SELF-REPORTED EXPOSURE TO SECOND-HAND TOBACCO SMOKE AND LUNG FUNCTION IN UNDERGRADUATE MALE MEDICAL STUDENTS IN PAKISTAN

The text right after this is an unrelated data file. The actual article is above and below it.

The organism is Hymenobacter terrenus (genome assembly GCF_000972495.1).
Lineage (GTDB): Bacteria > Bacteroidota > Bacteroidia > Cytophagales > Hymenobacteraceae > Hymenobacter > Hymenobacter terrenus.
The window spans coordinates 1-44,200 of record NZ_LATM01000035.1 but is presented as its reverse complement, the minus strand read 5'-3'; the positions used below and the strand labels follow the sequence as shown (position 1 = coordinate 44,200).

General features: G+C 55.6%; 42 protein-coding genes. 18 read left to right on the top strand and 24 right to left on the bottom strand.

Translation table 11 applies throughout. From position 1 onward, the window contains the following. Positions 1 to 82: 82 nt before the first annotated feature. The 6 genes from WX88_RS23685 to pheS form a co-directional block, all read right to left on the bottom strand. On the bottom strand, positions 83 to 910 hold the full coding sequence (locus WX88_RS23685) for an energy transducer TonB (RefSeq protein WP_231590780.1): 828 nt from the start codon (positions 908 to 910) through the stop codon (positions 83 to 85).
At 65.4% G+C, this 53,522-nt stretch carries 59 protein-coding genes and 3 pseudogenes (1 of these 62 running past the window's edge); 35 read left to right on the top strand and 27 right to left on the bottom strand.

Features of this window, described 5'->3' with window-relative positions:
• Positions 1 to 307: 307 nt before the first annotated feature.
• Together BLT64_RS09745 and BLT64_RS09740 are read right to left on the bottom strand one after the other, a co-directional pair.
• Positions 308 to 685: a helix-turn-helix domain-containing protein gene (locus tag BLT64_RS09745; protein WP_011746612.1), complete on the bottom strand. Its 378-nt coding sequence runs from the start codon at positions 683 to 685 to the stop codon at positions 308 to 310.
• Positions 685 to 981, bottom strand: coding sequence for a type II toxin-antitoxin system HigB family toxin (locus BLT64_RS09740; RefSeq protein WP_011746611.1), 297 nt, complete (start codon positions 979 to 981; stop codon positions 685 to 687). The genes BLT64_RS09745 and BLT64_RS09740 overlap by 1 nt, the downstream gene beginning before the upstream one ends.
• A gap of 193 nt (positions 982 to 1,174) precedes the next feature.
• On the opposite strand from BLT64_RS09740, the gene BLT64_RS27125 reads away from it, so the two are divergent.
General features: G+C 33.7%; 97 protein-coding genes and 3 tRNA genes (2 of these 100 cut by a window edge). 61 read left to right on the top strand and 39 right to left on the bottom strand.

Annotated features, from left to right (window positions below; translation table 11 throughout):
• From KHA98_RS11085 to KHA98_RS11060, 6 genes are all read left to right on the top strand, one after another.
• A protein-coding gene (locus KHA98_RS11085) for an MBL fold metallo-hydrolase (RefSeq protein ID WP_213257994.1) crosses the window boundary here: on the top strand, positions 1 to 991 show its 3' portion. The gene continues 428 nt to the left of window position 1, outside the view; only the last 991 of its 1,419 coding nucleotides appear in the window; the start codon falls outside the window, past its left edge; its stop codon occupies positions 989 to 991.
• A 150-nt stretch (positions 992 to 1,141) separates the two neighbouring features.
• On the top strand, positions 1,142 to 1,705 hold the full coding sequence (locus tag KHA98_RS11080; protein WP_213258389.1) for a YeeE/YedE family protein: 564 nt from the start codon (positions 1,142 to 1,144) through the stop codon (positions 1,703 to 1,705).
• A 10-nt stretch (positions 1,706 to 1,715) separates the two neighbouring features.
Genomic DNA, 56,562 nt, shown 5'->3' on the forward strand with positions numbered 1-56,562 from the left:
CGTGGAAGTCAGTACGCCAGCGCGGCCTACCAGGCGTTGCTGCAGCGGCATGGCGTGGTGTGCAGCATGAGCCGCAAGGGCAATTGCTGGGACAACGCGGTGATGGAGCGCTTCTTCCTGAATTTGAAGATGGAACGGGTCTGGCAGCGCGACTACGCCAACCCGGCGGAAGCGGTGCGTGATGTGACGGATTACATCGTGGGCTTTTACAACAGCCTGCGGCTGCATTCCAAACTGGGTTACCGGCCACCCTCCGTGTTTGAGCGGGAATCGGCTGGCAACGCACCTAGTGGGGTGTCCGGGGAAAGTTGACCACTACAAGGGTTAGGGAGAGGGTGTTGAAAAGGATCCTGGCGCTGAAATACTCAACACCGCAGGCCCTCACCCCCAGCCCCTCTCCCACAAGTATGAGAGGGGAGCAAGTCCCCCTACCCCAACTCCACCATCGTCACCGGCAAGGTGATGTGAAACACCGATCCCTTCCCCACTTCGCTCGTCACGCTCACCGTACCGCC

AbstractBackground: Passive smoking, where an individual inhales tobacco smoke, has been associated with many health issues from asthma to cancer and is attributed to affecting pulmonary function tests like the peak expiratory flow rate of individuals. Keeping this in mind, the study was conducted to compare the peak expiratory flow rate of passive smokers with that of non-smokers. Methods: A cross-sectional comparative study was conducted from 2017 to 2019 in which 184 male undergraduate medical students enrolled in the study at the time of admission for each successive year after informed consent. Participants were recruited by non probability consecutive sampling technique and divided into two groups based on status of passive smoking, passive smokers (n=97) and non-smokers (n=87). Their height, weight, waist to hip ratio, and peak expiratory flow rate were recorded. The recorded data was analysed on SPSS-26. Results: The current study showed that 52.7% of the study participants were passive smokers and 47.3% were non-smokers. A significant difference (p<0.01) of peak expiratory flow rate was seen between non-smokers and passive smokers on the Mann-Whitney U Test. As observed by mean ranks, nonsmokers had a higher peak expiratory flow rate (109.86 L/min) than passive smokers (76.93 L/min) (p=0.01). Spearman’s Rank Correlation Coefficient revealed a positive significant relationship between peak expiratory flow rate and height in passive smokers (rho=0.21, p=0.04). Conclusion: The peak expiratory flow rate of passive smokers is less than that of non-smokers and there is a positive significant relationship between height and peak expiratory flow rate.
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